The Business of Aging

Posted Wednesday, February 20th, 2013  | Comments (2) rule
Corporations have a social—and fiduciary—responsibility to develop and provide products and services for older people
Florian Kohlbacher, PhD
Head of the Business & Economics Section
German Institute for Japanese Studies (DIJ), Tokyo
Research Fellow
Sloan Center on Aging & Work, Boston College

Business leaders in developed countries have their eyes on the “silver market”—members of the Baby Boom generation now entering retirement—because many have accumulated significant wealth and will soon have a lot of time on their hands. Most companies pitch their silver market strategies to the segment of the elderly population who are rich and young at heart, generally neglecting those who are poor and weak of limb. That’s a mistake, because in the silver market of the future, those who are old, poor, and sick will likely be the majority.

The United States, according to a 2011 survey of American demographic trends by the Congressional Research Service, “has been in the midst of a profound demographic change: rapid population aging.” By 2050, the research service reports, one in five Americans will be 65 or older. Also by 2050, the country’s most populous age group, accounting for 7.4 percent of the population, will be “the oldest-old”: age 80 and above. Moreover, the report says, the numbers of older people in poor health “are almost certain to rise.”

Japan is the world’s most rapidly graying nation. It’s good place to look for a preview of what’s to come in the United States and other countries, and what these changes mean for businesses.

The age at which physical decay often starts to accelerate dramatically is 75. In Japan, those who are 75 and older already make up more than 10 percent of the population—a share that is increasing. Social stratification—kakusa shakai—creates economic disparities that put this age group at a unique disadvantage. As a result, although a third of the Japanese population is employed, a high ratio of nonregular employees—those without permanent, full-time jobs—do not or cannot pay for health insurance or pensions.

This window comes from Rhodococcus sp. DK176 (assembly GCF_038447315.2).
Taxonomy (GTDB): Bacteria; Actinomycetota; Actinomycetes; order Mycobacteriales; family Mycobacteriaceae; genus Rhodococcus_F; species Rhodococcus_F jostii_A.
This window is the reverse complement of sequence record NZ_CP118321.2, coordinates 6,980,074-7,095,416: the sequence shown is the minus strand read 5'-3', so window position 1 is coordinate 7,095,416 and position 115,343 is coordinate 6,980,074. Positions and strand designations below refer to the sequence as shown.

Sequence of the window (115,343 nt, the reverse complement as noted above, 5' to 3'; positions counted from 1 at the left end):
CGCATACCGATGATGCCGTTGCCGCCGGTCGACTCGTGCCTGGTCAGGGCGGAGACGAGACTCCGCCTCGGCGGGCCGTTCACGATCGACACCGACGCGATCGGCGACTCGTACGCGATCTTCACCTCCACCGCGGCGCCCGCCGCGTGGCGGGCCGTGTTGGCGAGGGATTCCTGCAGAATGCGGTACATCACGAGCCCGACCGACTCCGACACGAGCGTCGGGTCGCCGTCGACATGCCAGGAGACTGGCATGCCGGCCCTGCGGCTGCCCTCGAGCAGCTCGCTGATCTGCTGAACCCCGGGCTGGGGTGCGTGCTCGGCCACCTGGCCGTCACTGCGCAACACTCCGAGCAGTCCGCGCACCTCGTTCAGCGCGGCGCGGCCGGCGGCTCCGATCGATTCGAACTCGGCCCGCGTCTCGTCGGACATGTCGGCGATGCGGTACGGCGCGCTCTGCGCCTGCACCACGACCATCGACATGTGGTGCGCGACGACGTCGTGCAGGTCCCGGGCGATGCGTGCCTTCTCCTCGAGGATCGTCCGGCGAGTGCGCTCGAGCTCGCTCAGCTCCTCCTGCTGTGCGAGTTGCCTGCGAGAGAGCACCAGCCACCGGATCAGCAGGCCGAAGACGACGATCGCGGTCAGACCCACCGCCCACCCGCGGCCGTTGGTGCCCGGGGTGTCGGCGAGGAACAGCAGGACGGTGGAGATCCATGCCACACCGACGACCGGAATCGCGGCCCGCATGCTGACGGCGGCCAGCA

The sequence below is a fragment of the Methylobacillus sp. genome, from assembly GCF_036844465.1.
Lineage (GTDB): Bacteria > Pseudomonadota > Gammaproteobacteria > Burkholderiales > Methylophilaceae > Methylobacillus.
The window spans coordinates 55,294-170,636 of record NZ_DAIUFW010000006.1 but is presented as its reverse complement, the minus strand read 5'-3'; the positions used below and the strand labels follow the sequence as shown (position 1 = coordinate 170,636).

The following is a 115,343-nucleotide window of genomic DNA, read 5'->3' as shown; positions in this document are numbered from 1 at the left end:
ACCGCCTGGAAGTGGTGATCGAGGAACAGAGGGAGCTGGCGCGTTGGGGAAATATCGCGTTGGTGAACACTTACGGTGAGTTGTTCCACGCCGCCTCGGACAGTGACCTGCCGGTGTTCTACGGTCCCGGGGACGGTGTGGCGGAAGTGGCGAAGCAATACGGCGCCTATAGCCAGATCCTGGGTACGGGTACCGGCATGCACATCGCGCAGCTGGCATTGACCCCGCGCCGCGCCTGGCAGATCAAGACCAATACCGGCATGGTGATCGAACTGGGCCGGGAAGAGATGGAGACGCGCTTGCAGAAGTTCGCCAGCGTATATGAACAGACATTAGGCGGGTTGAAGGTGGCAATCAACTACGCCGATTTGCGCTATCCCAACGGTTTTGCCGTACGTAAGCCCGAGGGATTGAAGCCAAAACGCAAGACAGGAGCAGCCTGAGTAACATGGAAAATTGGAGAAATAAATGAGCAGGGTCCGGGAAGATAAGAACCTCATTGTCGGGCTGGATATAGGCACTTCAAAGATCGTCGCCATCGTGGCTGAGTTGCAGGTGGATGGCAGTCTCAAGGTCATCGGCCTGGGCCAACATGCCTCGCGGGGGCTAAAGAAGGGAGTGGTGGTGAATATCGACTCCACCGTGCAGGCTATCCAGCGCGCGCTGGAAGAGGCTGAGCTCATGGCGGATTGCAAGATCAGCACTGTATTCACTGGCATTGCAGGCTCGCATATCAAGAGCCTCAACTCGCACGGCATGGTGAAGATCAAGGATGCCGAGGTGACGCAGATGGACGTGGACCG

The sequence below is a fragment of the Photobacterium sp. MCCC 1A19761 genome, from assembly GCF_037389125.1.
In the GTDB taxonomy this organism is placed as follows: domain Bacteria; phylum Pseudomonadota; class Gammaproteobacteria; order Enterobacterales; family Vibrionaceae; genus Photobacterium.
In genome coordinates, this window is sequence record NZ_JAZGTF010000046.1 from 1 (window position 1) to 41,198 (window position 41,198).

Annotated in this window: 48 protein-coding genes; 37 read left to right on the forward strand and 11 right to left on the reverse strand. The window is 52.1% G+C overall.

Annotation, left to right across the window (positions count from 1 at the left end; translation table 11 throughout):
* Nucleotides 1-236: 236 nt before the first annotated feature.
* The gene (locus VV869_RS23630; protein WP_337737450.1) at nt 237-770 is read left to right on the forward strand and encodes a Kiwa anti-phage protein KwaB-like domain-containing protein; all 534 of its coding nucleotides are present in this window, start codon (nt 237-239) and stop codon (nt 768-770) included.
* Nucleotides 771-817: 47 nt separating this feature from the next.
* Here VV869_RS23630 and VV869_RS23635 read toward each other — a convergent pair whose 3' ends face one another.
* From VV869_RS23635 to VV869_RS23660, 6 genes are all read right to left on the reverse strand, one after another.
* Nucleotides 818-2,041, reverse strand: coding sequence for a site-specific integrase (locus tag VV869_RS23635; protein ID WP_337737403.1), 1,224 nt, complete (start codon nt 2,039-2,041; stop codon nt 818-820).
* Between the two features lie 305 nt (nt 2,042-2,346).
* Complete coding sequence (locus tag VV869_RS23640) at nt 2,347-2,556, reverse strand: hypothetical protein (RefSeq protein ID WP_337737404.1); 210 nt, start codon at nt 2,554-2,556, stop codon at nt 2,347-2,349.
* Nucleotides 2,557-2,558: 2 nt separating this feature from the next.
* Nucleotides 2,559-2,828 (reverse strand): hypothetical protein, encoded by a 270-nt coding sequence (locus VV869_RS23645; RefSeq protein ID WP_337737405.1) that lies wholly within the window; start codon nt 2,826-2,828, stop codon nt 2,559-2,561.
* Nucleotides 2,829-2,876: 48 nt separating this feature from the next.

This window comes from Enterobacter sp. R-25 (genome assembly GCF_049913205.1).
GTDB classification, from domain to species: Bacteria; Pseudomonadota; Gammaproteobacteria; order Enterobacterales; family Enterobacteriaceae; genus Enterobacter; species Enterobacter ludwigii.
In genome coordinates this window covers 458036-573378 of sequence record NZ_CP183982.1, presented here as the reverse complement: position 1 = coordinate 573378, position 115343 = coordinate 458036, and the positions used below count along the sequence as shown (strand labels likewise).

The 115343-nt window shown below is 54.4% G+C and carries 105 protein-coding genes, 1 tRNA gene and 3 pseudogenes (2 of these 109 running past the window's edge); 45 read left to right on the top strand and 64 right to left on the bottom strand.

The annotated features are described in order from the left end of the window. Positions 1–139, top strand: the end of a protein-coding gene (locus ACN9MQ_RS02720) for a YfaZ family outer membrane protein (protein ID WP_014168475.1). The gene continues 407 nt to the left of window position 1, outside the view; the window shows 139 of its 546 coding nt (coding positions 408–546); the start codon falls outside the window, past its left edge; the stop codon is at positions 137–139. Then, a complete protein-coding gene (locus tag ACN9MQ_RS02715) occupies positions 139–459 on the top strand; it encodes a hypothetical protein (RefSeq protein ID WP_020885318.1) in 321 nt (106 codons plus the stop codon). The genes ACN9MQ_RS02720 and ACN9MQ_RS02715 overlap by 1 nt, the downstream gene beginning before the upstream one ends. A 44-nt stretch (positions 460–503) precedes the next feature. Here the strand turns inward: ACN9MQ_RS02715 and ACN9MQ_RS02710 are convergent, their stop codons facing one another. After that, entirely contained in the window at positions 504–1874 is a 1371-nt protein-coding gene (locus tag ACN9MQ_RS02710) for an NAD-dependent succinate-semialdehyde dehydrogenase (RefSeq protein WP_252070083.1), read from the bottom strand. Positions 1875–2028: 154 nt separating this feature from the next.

Although Japan’s Baby Boom generation are famously affluent consumers who live and work on the bright side of the silver market, economic inequality and poverty are increasing among the elderly. In an article for the journal Japan Close-up a few years ago, Andrea Weihrauch and I attribute the change to “the effect of the aging of society itself” as Japan “struggles to cope with the exploding costs of its aging population and tries to cut back on its safety net of universal health care, pensions, and welfare benefits for seniors.” The result is a demographic time bomb that ticks louder every day.

In Japan, as in the United States and other countries (developing as well as developed), businesses must prepare today for the realities of the silver market of tomorrow, in order to leverage the looming demographic crisis as an opportunity.

Social responsibility is economic wisdom

Do corporations have a social responsibility to provide transgenerational and age-friendly products and services to support the daily lives of older people? Against the backdrop of these demographic trends, the question takes on new urgency. Supporting seniors in their everyday lives and enabling them to grow old in a humane way are not simply matters of corporate philanthropy. Given the right business model, socially and ethically responsible action can also yield economically responsible profits, not to mention positive public relations.